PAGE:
A game with a dumbed down setting(new york) to accommodate console hardware,low viewdistances(skyscrapers will be used to render less by blocking) and it isn't a fully sandbox game. When you see in their trailer a car get thrown that is definitely placed to hit an object it makes you wonder if Crytek has forgotton what sanbox really means. Do you think that's going to make people want to buy the game? No.

Sorry for being off-topic.

Crysis 2 is going to appeal to the same fan base who bought Crysis and Crysis: Warhead. As you probably know, PC gamers are snobbish toward console gamers. So they will tend to buy the PC version rather than the console version (or pirate the PC version).

When the hype machine runs at full tilt, do you think people will concentrate on things like lesser freedom? They will put graphics and gameplay first and definitely queue up to buy the game. So I don't really think opening up Crysis 2 to the consoles is going to have much of an impact on the PC version sales.

Julio said:

We tested SLI vs. Crossfire in-house just a few weeks ago, and yes SLI scaled way better.

Tesselation is an obvious reason. Do you think it's because of ATi's drivers as well? I'm looking to go Crossfire in the near future and I don't see myself buying a Fermi because I already have an HD 5850.

dividebyzero dividebyzero, trainee n00b, said:

Tesselation is an obvious reason.

It adds to the scaling difference it is nowhere near the main reason. Here's a review including benchmarks of around ten games that don't feature tessellation. Crossfire still scales to a lesser degree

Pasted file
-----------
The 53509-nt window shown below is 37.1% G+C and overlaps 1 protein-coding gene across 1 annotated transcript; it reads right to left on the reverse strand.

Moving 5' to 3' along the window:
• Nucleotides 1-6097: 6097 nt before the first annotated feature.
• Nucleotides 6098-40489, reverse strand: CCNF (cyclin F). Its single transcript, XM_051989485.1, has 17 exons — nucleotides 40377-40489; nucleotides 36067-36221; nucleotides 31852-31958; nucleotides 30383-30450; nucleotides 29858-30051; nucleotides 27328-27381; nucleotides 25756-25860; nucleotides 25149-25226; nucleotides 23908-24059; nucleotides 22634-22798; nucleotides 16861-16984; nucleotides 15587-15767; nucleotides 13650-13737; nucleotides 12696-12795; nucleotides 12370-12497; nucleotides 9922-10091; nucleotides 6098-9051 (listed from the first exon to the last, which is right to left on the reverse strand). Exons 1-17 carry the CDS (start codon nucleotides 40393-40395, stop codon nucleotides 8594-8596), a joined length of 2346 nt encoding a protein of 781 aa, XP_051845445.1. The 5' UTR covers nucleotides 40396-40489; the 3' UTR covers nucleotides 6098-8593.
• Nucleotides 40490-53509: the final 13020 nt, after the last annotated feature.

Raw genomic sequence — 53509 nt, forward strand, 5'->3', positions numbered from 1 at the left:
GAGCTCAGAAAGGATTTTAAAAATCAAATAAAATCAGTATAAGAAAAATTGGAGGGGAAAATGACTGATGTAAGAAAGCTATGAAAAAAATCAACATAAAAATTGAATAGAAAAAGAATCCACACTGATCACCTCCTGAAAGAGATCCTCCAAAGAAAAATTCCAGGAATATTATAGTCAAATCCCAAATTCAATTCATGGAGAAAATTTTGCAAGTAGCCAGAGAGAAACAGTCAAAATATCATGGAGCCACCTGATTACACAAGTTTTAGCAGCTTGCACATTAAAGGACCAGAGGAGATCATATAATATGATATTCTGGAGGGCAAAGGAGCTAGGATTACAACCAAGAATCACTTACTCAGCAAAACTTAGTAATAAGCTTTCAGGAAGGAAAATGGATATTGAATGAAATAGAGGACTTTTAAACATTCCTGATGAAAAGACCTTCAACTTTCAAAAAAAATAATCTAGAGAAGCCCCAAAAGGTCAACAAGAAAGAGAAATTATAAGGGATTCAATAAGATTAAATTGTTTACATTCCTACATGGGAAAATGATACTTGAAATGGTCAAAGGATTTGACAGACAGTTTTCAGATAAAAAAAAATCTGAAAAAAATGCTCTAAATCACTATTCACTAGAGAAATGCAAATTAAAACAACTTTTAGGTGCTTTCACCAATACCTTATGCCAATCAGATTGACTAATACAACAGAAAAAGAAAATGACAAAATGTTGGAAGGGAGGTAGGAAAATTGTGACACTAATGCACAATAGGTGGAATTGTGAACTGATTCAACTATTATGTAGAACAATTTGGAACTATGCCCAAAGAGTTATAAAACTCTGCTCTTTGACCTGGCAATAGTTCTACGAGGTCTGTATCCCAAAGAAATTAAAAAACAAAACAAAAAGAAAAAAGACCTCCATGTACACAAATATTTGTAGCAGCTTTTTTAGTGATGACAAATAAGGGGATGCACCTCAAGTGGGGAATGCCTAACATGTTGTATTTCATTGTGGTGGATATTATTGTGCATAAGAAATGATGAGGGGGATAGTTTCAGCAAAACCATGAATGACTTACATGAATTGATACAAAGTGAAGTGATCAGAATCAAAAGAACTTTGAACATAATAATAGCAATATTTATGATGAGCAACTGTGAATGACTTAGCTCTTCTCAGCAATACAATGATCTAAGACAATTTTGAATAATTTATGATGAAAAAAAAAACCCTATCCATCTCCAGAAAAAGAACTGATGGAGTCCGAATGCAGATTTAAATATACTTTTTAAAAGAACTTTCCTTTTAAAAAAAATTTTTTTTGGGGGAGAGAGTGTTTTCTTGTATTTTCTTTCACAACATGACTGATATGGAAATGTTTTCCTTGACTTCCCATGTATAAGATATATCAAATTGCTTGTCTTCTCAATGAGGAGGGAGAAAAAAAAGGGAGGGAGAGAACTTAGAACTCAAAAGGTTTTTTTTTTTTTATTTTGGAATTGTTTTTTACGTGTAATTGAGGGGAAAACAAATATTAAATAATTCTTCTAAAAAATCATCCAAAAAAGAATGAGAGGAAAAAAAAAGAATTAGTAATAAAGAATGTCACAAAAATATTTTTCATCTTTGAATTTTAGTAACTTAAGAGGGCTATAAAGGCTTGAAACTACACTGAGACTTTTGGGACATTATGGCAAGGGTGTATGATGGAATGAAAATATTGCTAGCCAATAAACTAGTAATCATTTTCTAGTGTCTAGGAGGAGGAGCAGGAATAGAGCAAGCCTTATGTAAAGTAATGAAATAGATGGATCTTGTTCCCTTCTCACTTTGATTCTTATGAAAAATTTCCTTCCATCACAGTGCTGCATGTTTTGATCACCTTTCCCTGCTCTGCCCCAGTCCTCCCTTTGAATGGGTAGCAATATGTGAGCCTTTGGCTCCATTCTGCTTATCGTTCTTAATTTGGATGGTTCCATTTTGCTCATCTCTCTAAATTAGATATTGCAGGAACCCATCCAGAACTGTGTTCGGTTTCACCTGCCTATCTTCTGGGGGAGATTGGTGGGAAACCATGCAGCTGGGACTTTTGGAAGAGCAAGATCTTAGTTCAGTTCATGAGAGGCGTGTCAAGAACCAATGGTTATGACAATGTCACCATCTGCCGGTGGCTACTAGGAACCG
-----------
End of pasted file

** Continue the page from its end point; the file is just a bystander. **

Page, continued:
Do you think it's because of ATi's drivers as well?

Given that single card performance between AMD and nvidia is fairly close, I'd say that it's a given that Crossfire drivers are the key issue, especially since a number of games benchmarked do not appear to be bottlenecked by frame buffer

I'm looking to go Crossfire in the near future and I don't see myself buying a Fermi because I already have an HD 5850.

Why should Crossfire's scaling in relation to SLI affect your decision to add a second HD 5850 ?

Surely the object of the exercise would be to ensure a good gameplay experience, which CF'ed 5850's would provide. The fact that someone else's SLI setup pushes a few more pixels than your intended solution should not have any relevance.

Do all Fermi cards scale better with SLI than crossfire?

Yes, the SLI bully kicks CF in the nuts and laughs in his face

Have their been any tests on the 460?

Yes, Yes and Yes

Zilpha Zilpha said:

I'm already thinking of adding a 5870 to my current rig - but I'll wait for the numbers to show up about Crysis 2 and FFXIV. NDA is way too tight on FFXIV so it's hard to see how well it actually performs and the benchmarking app is no good for my testing.